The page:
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WR Josh Gordon says he's a changed man, needs to prove it, grateful to Browns for welcoming him back

BEREA — Josh Gordon stood in front of the mob of reporters for the first time since December 2014, wearing a Browns visor and workout shirt and just yards from the practice field he used to dominate.
He described himself as “elated” to be back. He admitted he was “selfish” in the past and declared himself a changed man following a “humbling” 17-month drug suspension that cost him the 2015 season. He proclaimed his gratitude to owners Jimmy and Dee Haslam and the Browns organization for welcoming him back, and pledged to be present and better for the team, fans and community.
He acknowledged that no matter how contrite, confident and straightforward he appeared behind the microphones, nothing he said would prove anything.
“It definitely can’t be done here at a podium, that’s for sure,” he said Thursday, with the opening practice of training camp set for today. “Nothing really gets done here, but out there on a field I can do everything I came here to do by my actions.
“But with the support that I have here with Mr. Haslam, through the team, through the coaches here, with the players who have shown me an extreme amount of support and love, I can only do that by showing it back to them.”
Gordon, 25, was reinstated by Commissioner Roger Goodell on Monday after a face-to-face meeting July 19. He must serve a four-game suspension to start the season but is allowed to participate in training camp and preseason games. He’ll be sidelined for at least a couple of weeks after injuring a quadriceps while working out earlier this summer.
“I definitely think I’m a different person,” Gordon said. “If you haven’t changed over a period of time, it’s definitely a bad thing. I think me standing here is a testament to that.
“To my fans, I just want to show them. The community, I want to be there for them.”
The suspension to start the regular season will be the fourth imposed by the league in the last four years. He’s missed 27 of the last 32 Browns games.
The organization taking him back wasn’t guaranteed, but the decision-makers heard what they needed from him to feel comfortable offering another chance.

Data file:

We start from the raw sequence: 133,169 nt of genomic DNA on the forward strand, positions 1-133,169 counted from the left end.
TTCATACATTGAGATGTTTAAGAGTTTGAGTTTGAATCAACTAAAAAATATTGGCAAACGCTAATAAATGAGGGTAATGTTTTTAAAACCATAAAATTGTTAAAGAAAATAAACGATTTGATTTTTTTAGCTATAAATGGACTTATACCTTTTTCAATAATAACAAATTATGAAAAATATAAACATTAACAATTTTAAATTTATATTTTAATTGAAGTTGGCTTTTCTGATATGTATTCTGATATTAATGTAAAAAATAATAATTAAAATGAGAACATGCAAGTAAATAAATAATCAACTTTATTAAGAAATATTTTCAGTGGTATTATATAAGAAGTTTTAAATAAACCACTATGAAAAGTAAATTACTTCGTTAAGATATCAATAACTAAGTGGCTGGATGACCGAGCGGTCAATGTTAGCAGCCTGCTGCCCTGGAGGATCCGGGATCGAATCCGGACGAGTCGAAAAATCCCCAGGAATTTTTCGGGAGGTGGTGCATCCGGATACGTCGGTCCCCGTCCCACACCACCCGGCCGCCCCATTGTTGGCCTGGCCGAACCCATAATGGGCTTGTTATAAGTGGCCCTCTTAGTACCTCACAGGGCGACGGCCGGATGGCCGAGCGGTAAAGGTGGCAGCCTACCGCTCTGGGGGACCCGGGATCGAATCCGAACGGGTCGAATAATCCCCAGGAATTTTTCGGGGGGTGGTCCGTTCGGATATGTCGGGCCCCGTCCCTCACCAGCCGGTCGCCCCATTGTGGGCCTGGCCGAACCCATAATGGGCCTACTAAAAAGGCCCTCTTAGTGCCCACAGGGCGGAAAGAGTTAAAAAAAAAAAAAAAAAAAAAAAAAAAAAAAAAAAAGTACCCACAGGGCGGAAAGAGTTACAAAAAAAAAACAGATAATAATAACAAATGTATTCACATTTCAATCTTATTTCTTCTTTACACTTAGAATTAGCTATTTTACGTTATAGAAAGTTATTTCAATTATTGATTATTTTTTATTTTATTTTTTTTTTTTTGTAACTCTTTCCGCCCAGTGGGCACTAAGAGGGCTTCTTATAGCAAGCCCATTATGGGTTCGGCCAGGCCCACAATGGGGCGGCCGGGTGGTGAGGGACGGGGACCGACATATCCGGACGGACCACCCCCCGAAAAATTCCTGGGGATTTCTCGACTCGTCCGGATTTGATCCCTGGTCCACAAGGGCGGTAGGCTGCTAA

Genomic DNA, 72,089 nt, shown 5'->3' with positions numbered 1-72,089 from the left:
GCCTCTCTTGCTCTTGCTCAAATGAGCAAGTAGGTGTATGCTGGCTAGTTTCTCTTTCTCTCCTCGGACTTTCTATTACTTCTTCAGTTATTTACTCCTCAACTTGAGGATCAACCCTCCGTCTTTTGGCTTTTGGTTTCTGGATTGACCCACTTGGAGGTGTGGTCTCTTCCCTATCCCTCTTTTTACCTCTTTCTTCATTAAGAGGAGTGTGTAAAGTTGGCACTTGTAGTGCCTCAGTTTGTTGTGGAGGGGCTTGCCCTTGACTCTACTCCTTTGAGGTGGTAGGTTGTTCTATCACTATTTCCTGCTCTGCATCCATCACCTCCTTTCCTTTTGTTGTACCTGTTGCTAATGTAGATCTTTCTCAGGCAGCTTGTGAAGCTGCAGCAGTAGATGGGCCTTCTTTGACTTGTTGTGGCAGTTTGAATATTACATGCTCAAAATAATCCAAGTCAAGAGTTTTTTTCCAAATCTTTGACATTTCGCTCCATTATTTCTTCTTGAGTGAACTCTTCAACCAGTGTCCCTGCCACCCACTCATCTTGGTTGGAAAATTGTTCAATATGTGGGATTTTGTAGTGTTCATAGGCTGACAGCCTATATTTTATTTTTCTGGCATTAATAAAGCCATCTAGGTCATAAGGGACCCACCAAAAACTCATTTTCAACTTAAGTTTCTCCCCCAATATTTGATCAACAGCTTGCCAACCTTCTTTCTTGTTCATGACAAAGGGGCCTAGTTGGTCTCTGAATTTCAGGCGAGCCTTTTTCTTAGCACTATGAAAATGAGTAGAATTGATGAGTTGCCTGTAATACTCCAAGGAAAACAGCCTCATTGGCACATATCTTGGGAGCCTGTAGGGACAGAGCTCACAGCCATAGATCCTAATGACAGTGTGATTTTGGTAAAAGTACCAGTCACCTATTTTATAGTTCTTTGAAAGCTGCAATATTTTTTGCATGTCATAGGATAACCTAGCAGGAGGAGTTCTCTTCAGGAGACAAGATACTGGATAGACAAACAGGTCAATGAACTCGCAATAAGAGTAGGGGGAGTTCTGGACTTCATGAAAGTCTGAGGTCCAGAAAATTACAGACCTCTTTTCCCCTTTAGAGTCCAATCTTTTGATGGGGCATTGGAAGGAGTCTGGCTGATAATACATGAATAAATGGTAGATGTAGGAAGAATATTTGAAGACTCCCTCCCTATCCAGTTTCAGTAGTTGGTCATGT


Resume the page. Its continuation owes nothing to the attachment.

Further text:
“If the message from Josh and the pledge from Josh wasn’t consistent with what we wanted to see from him, we would’ve made a different decision,” executive vice president of football operations Sashi Brown said Thursday as veterans reported. “That wasn’t the case. He in earnest wants to make the most of this opportunity.
“And he knows his situation and so we’re going to get around him, give him that opportunity.”
Gordon said he wasn’t sure the Browns would welcome him back.
“Over that period of time, I didn’t know what to expect,” he said. “But I was grateful to be back here. They definitely have things going in the right direction.
“I’m thankful to be here in Cleveland and I believe this is where I belong.”
He attributed his personal growth to several factors, perhaps the largest being his time out of a job and away from football.
“I wouldn’t wish that upon anybody,” he said. “But the point has definitely gotten across to me clear as day. It’s not a place you want to go back to or ever get to.”
Gordon has repeatedly failed drug tests, dating to his college days when he was dismissed from teams at Baylor and Utah. He said he’s ready to accept and capitalize on the support the Browns are offering.
“In the past I’ve been a selfish player, I’ll definitely admit that,” he said. “I wanted to do things my way. But things turn around, people change, it’s possible to change. It takes people some learning, but eventually you get to that point and I think I have.